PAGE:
On the morning after Pam had been admitted to the Western General, I awoke to the sound of a beautiful piece of classical music on my player. On checking, I found it was the Prelude from Wagner’s opera “Lohengrin”. Over the next couple of days, I set about creating a soundscape based around samples of some of the chords used in the original, removing all of the more raucous parts. The finished piece reflects my mood at knowing Pam had more than likely entered the final phase of her fight.

Cloudland Blue Quartet
Knowing This Day Would Come Did Not Prepare Me For Its Coming
Seven weeks later, the call came to say Pam had slipped away. Just after 4 am and unable to sleep but deeming it still too early to give the sad news to my mum or my sister, I sat alone and listened to some of Schumann’s piano music. Later that day, having spoken with so many of Pam’s friends, I was drawn again to the music and created this short piece based around one of the works which had helped console me in the early morning...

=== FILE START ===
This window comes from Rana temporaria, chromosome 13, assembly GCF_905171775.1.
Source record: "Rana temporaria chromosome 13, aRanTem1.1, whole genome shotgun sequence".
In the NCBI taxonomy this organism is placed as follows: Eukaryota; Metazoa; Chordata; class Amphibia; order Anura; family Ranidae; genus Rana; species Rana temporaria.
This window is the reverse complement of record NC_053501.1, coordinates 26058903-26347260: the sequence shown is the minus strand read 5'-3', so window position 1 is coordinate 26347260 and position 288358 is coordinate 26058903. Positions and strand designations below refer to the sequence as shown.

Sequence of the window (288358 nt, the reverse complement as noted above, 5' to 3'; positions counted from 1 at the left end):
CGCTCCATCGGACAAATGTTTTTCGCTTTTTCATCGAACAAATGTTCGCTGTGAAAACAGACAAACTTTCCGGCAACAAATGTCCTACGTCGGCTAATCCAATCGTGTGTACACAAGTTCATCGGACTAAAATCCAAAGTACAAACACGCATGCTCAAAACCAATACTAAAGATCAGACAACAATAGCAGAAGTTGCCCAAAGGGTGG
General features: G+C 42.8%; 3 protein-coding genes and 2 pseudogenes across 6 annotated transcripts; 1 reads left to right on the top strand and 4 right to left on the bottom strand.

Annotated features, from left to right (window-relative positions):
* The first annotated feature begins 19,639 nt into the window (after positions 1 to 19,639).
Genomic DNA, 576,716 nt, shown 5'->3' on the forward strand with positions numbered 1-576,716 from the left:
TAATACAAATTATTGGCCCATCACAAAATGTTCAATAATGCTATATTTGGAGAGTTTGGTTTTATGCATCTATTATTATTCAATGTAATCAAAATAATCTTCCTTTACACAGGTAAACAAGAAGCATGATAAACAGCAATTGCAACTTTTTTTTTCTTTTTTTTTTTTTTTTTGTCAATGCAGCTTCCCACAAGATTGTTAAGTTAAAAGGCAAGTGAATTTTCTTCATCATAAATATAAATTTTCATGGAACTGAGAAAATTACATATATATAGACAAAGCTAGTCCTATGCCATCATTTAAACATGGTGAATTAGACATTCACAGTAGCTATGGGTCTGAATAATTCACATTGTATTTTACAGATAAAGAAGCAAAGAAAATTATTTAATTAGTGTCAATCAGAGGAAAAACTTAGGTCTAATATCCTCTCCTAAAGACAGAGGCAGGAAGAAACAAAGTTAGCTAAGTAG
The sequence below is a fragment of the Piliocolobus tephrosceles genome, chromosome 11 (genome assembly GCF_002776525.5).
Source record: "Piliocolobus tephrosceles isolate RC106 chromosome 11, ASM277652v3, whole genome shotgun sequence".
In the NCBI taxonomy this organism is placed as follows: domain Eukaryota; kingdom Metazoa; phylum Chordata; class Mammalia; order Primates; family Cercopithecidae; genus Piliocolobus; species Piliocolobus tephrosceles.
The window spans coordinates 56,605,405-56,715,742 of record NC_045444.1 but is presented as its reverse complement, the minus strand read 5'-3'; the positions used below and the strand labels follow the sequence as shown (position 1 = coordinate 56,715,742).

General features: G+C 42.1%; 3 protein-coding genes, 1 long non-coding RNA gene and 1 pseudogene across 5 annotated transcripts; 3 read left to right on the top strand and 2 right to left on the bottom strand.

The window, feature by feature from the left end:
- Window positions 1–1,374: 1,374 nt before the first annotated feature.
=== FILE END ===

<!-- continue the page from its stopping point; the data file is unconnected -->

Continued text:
Morning Has Broken
Chosen because my mum believes Pam must’ve liked it, as she chose it for her wedding in 1985...

Thine Be The Glory
Chosen as it was sung at our Dad’s funeral in 2003...

The Beatles
Along with Donny Osmond (of course), Paul McCartney was one of Pam’s first big loves in music. During the summer holidays in the seventies, Pam and I used to invite all the other children in our street to concerts in our house, mostly miming to the hits of the day but later we progressed to playing a few Beatles songs in the back garden and this was one of them...

Pet Shop Boys
Being Boring
Whenever Pam was in our car, if the Pet Shop Boys came on the sound system, she would express her delight and immediately start singing along – which wasn’t always for the best! The lyrics to this particular song sum Pam’s attitude to life up perfectly – never be boring and, no matter what happens, get up and keep going...

The Tubes
Love’s A Mystery (I Don’t Understand)